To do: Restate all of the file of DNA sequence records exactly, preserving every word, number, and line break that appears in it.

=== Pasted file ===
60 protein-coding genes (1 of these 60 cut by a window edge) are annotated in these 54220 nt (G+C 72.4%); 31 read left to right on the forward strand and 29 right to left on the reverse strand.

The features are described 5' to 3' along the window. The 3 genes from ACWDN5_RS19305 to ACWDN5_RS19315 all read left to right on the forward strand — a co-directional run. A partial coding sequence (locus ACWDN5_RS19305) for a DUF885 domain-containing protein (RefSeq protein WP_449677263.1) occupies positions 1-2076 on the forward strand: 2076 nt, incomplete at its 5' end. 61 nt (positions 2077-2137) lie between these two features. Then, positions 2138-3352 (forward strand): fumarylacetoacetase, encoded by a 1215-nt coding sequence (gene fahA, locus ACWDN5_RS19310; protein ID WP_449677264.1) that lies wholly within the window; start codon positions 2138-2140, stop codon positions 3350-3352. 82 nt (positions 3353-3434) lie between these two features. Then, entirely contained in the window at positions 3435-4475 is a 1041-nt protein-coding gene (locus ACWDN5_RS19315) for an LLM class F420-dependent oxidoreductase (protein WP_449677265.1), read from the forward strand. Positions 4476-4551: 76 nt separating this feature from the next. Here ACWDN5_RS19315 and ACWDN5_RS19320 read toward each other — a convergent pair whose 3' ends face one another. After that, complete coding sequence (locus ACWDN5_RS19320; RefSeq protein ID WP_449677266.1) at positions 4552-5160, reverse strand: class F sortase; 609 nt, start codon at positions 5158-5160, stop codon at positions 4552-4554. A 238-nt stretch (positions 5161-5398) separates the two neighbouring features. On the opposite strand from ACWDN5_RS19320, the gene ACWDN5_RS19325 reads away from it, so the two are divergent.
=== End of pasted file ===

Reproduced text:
60 protein-coding genes (1 of these 60 cut by a window edge) are annotated in these 54220 nt (G+C 72.4%); 31 read left to right on the forward strand and 29 right to left on the reverse strand.

The features are described 5' to 3' along the window. The 3 genes from ACWDN5_RS19305 to ACWDN5_RS19315 all read left to right on the forward strand — a co-directional run. A partial coding sequence (locus ACWDN5_RS19305) for a DUF885 domain-containing protein (RefSeq protein WP_449677263.1) occupies positions 1-2076 on the forward strand: 2076 nt, incomplete at its 5' end. 61 nt (positions 2077-2137) lie between these two features. Then, positions 2138-3352 (forward strand): fumarylacetoacetase, encoded by a 1215-nt coding sequence (gene fahA, locus ACWDN5_RS19310; protein ID WP_449677264.1) that lies wholly within the window; start codon positions 2138-2140, stop codon positions 3350-3352. 82 nt (positions 3353-3434) lie between these two features. Then, entirely contained in the window at positions 3435-4475 is a 1041-nt protein-coding gene (locus ACWDN5_RS19315) for an LLM class F420-dependent oxidoreductase (protein WP_449677265.1), read from the forward strand. Positions 4476-4551: 76 nt separating this feature from the next. Here ACWDN5_RS19315 and ACWDN5_RS19320 read toward each other — a convergent pair whose 3' ends face one another. After that, complete coding sequence (locus ACWDN5_RS19320; RefSeq protein ID WP_449677266.1) at positions 4552-5160, reverse strand: class F sortase; 609 nt, start codon at positions 5158-5160, stop codon at positions 4552-4554. A 238-nt stretch (positions 5161-5398) separates the two neighbouring features. On the opposite strand from ACWDN5_RS19320, the gene ACWDN5_RS19325 reads away from it, so the two are divergent.